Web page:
Why Your Grandparents Could be Your Meal Ticket to College
April 21, 2009
Gifts to the Parents and Students
If a grandparent gives a gift to a parent, it is not reported as income (taxed or untaxed) on the FAFSA. If the grandparent gives the money to the grandchild, however, it is treated as untaxed income and affects aid eligibility (by as much as 50%).
One workaround is to wait until after the grandchild graduates and then give a graduation present to help pay off the grandchild’s education loans. Since this gift occurs after college graduation, it will not affect the grandchild’s eligibility for need-based aid.
Giving Directly to the College
Many personal finance and tax experts recommend giving money directly to the college to avoid gift taxes. This is bad advice for most families because it hurts eligibility for need-based financial aid. It should only be considered if the family does not qualify for need-based financial aid and the annual gift tax exclusion is insufficient.
Section 2503(e) of the Internal Revenue Code provides a gift tax exclusion for money paid directly to an education institution to pay for tuition on behalf of a student. However, the exclusion is limited to amounts paid for tuition (not room and board or other expenses) and the payment does not count as a charitable contribution. The potential gift tax savings will also be much less than the negative impact on need-based aid, yielding no net benefit to the student. Moreover, with the annual gift tax exclusion at $13,000 ($26,000 joint) in 2009, it doesn’t seem like it is really necessary to make the payment directly to the college.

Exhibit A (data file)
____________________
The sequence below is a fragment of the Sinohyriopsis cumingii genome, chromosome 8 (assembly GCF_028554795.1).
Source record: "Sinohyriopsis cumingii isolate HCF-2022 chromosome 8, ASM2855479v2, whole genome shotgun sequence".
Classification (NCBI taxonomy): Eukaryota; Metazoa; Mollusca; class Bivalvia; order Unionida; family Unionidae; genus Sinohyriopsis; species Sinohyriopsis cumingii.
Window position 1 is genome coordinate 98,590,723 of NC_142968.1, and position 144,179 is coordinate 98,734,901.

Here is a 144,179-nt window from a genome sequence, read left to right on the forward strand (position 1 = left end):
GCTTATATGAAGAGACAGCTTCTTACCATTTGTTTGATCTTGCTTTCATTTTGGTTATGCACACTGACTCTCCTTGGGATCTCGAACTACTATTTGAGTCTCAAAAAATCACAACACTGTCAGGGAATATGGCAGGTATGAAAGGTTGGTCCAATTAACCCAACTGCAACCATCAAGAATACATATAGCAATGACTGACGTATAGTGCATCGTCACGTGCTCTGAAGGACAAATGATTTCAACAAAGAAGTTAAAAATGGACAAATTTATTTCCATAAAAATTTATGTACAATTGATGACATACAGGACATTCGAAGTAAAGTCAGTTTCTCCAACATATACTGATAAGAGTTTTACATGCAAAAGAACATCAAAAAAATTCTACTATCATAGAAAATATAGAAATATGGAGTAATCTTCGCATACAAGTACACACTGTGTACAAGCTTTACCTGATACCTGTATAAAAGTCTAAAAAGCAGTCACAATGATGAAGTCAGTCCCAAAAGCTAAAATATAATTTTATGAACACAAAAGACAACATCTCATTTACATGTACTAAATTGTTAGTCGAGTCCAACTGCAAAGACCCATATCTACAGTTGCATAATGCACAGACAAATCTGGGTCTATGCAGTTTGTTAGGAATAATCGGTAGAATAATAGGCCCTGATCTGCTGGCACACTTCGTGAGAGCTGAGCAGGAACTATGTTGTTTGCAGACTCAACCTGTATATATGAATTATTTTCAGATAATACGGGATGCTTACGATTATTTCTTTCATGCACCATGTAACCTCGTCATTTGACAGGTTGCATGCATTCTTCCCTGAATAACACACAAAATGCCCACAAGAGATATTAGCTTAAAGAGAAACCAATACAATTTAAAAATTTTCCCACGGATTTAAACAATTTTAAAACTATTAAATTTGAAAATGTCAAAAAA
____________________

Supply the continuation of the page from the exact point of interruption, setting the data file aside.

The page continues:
Direct payments to the college will be treated unfavorably by federal need analysis. It cannot be treated as just a payment on the student’s account because eligibility for the gift tax exclusion is dependent on the amount being paid for tuition. There are two possible approaches based on the statute and regulations. One approach treats the payment as untaxed income to the child (i.e., cash support within the scope of section 480(b) of the Higher Education Act of 1965). This reduces need-based aid by 50% of the amount of the direct payment. Another approach treats the payment as a resource (i.e., estimated financial assistance within the scope of the regulations at 34 CFR 673.5©(1)(xiii)). This reduces need-based aid by 100% of the amount of the direct payment, dollar for dollar.
Grandparents are not eligible to borrow from the Federal Parent PLUS loan program unless they have formally adopted the grandchild. A legal guardianship is not sufficient.
Grandparents can, however, cosign private student loans on behalf of their grandchildren. Yet they should be cautious about cosigning on any loans, as this makes them just as responsible for repaying the loan as the student borrower. The lenders use fairly minimal credit underwriting standards for cosigners, such as a minimal threshold on annual income. They do not currently use debt-to-income ratios. This means that a grandparent on fixed income might end up obligated on private student loans for amounts that are far greater than what they can afford to repay. If the student defaults on the loan, or is even a month delinquent, the lender can seek repayment from the cosigner. This may put the grandparents in a difficult financial situation.